Job interview poses biting question
Dear Dr. Forsythe: I recently interviewed for a position at a local business near Sonoma (I won’t say which one) and went through a situation I wanted to ask you about. The person who interviewed me (I’ll call her Miranda Priestly) had her little dog with her in the office. I think it was a little terrier of some sort: small, black and white, with coarse hair. All during the interview, this little dog kept sniffing my feet and stepping on my shoes. A couple times he even jumped up a little and scratched my hose. I tried to laugh it off, but inside I was very uncomfortable not wanting to push the little dog away or say anything that would hurt my chances for the job. I answered the interview questions the best I could, and at the end of the interview, I went to shake the “Miranda’s” hand and then bent down to pet her dog. As I reached down, the dog quickly snapped at me and bit me on my wrist. My instincts took over, and I lightly swatted her pet away. I expected Miranda to ask if I was OK and help me with my bite wound. Instead, she scolded me for hitting her dog and said I should leave “quickly”. Dr. Forsythe, what are your thoughts are on a situation like this?. Wasn’t that woman in the wrong when her dog bit me? Needless to say, I didn’t get the job, much less an apology. I left in tears with a dented ego and a painful wrist. I’m just wondering why people keep pets at work, especially little dogs that bite people.
Dear Kalinda: First let me tell you how sorry I am that you went through what sounds like a difficult interview only to end up being bitten and then shoved out the door like a bumblebee at a children’s birthday party. Dogs have become much more common in the workplace over the last few years, and many people actually negotiate their employment contracts to allow them to have their pet at work with them. Many social studies show that offices that have animals tend to be happier and more productive. However, it sounds like this place where you interviewed was the exception. If Ms. “Priestly” had a little flesh-hungry “Cujo” in the office that first intimidated, then distracted you from performing well during your interview, that is unfortunate and unprofessional. Then, once the pet attempted to remove your hand at the wrist, Miranda had an obligation (both legal and ethical) to tend to you and see that you were OK. I find it almost beyond comprehension that anyone in this day and age would be so careless to let their pet bite another person and then not even offer an apology, much less a band-aid to the bite victim. Perhaps Miranda was too taken aback by your reaction to the bite and brushing her “darling” little pet aside that she lost sense of proper decorum: When your pet chomps down on someone, take a moment to tend to them, show you care, apologize. I don’t think it sounds like a million girls would kill for that job. It’s probably more likely that a million girls were killed DOING that job. Be glad you’re away from that place, and I hope you will find a better job soon.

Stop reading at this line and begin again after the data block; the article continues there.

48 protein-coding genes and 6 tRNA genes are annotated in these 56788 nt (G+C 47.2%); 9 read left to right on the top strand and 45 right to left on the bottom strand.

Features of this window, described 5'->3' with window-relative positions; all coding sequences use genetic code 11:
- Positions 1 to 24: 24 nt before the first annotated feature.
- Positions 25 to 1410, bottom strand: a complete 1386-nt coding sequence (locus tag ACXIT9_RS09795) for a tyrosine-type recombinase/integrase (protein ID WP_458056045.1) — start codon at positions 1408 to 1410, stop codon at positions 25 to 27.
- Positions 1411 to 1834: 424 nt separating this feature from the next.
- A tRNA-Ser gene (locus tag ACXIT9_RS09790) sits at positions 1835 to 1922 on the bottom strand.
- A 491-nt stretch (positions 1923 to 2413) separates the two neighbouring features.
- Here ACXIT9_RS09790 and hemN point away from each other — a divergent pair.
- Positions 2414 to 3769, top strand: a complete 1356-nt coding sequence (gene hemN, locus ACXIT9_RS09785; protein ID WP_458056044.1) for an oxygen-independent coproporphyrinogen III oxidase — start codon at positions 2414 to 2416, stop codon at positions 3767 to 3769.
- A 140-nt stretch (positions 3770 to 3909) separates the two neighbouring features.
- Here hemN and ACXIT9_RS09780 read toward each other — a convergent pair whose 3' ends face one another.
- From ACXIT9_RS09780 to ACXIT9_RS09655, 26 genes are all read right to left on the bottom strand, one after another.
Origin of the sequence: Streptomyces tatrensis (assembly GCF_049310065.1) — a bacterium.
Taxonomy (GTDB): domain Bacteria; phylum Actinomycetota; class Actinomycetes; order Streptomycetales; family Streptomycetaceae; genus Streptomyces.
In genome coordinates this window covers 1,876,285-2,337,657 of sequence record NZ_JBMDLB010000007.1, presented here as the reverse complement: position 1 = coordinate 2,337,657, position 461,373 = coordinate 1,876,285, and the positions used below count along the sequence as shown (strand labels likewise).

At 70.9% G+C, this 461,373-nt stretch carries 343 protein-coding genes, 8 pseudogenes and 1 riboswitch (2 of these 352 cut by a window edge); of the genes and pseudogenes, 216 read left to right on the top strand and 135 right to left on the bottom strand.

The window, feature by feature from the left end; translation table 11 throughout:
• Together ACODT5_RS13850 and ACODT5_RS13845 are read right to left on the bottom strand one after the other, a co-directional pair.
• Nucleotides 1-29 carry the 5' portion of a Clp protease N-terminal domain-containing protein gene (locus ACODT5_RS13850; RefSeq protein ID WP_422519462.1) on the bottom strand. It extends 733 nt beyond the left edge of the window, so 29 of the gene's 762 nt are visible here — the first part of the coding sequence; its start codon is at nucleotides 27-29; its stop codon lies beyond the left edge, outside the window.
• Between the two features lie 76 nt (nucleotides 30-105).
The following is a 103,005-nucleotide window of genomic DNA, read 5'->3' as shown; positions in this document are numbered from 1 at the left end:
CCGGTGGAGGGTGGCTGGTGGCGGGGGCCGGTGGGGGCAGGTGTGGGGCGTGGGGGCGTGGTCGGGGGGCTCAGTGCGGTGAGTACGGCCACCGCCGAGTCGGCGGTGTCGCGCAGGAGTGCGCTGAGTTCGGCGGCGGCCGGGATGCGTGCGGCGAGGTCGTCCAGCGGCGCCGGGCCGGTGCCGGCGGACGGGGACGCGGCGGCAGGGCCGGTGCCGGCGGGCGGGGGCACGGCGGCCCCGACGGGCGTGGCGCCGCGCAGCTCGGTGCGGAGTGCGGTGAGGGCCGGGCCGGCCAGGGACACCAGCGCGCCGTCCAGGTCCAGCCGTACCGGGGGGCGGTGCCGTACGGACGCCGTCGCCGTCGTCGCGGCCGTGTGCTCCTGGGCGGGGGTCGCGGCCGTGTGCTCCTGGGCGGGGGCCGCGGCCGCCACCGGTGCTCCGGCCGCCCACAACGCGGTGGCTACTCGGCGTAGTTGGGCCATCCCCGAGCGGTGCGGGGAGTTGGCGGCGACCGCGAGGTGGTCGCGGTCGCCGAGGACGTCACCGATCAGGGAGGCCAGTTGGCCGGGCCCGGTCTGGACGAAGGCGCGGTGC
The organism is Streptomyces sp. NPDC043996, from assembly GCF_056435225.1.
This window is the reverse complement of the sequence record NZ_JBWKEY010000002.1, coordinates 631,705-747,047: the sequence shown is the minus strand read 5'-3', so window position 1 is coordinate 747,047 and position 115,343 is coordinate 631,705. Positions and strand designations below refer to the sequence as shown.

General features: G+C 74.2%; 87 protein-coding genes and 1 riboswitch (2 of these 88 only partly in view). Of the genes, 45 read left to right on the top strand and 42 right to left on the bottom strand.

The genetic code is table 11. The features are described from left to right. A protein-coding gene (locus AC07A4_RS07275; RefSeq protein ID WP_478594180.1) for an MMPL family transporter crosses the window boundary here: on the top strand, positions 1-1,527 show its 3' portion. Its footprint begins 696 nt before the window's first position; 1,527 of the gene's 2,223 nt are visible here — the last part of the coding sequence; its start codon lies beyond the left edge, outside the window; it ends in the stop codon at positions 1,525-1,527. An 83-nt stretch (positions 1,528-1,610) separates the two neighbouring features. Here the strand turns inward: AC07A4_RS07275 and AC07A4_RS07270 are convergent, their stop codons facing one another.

Dr. Vallard C. Forsythe